Violence In Alfred Hitchcock's Psycho

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“Psycho” (1960) is a horror suspense film that is known and remembered by many generations. Marion Crane, the protagonist, is a sectary that steals money from her employer’s client and takes that money and runs to California. While on her way to California she makes a stop at Bates Motel and gets a room. When she arrives she meets the owner Norman Bates. Norman in the beginning of the film starts out as friendly and welcoming, but later the audience sees his psychotic tendencies. These psychotic tendencies are shown through his fascination with his mother. Later, the viewers will see the killer is Norman. Norman lives close by to the motel with his overbearing mother. When you look up at the house there is usually an outline of a women’s body…show more content…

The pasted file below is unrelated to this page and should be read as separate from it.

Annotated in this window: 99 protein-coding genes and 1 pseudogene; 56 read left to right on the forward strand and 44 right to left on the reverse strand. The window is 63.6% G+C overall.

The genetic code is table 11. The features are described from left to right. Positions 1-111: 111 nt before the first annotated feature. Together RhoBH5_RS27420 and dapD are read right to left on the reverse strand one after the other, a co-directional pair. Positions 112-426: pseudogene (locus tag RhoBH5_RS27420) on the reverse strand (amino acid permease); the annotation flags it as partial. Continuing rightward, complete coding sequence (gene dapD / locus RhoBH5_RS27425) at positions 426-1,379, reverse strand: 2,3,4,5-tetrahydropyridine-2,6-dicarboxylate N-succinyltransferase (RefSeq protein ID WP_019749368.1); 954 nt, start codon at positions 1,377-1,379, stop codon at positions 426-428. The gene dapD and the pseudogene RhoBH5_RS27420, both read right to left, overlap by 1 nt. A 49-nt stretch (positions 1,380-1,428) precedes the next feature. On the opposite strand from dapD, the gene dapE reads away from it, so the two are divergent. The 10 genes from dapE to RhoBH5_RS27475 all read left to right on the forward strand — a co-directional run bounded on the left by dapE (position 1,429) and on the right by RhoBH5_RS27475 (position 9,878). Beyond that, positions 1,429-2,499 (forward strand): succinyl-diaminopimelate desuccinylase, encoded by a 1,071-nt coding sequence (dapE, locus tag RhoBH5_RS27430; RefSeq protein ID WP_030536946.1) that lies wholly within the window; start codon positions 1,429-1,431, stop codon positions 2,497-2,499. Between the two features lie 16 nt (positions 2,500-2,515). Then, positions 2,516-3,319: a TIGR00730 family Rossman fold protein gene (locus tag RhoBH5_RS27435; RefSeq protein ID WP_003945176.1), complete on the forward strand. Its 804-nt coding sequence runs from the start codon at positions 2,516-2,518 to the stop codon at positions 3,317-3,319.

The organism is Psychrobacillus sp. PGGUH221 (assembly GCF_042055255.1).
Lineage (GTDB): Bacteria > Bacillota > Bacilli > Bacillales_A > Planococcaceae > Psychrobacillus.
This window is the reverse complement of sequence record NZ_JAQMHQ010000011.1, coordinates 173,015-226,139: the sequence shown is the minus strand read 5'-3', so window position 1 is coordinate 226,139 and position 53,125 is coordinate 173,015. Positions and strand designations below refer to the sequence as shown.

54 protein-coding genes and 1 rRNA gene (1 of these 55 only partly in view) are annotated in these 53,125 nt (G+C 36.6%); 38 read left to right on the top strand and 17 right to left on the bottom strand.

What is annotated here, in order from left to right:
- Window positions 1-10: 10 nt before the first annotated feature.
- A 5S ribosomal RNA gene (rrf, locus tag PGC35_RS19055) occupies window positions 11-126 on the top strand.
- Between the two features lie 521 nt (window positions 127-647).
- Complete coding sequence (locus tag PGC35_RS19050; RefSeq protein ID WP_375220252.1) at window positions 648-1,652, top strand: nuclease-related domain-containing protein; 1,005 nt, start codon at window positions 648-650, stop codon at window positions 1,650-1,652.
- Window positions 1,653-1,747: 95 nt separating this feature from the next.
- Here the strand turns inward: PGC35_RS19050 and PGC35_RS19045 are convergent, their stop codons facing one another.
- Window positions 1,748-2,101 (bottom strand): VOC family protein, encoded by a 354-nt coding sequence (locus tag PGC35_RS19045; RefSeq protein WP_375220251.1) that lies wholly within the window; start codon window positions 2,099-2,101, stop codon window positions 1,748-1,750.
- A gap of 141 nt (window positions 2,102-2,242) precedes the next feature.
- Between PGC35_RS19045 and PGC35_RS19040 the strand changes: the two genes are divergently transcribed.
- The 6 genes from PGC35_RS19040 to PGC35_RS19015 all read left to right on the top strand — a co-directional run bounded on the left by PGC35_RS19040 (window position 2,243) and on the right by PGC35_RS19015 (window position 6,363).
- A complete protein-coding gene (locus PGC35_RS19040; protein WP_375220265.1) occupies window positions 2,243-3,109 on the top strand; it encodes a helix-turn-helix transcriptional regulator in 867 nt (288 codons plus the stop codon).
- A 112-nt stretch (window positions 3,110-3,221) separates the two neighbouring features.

An article from Stephen Robb, is an article containing the many different ways “Psycho” has changed/-influenced cinema over the past 50 years. In the first part of the article it talks about how the graphic violence of the shower scene from the movie has opened up the different levels of violence shown in cinema. This scene was interesting to analyze compared to past scenes analyzed because the film was shot in black in white. Watching a black and white scene can completely change the audience’s reactions. For example in the shower scene in “Psycho” the stabbing could have had a lot less emotions to the audience because the blood was not a vivid red showing, it was just in black in white. Hitchcock states “one reason he shot Psycho in black-and-white was because he thought the bloody murder might be too much for audiences” (Nixon). In contrast, Hitchcock’s black and white film adds suspense and mystery through the use of his camera angles and music. By Hitchcock using high-pitched alarming music, it makes the audience frightened, causing them to have a natural reaction. Also, by Hitchcock using short cuts for his camera angles and not by filming the actual murder it leaves the audience curious about what is happening. It leaves the audience with the thought of the murder happening rather than seeing it happen. Robb goes on the describe the use of music in the movie “Psycho” and how it was a huge eye opener to the audience and other movie producers in the making of films. After Hitchcock used frantic and high-pitched panic sounding music during the killing of Marion, this made the audience react in a frightened way. This is something movie producers started to use to attract their audience and draw them in so they would have a

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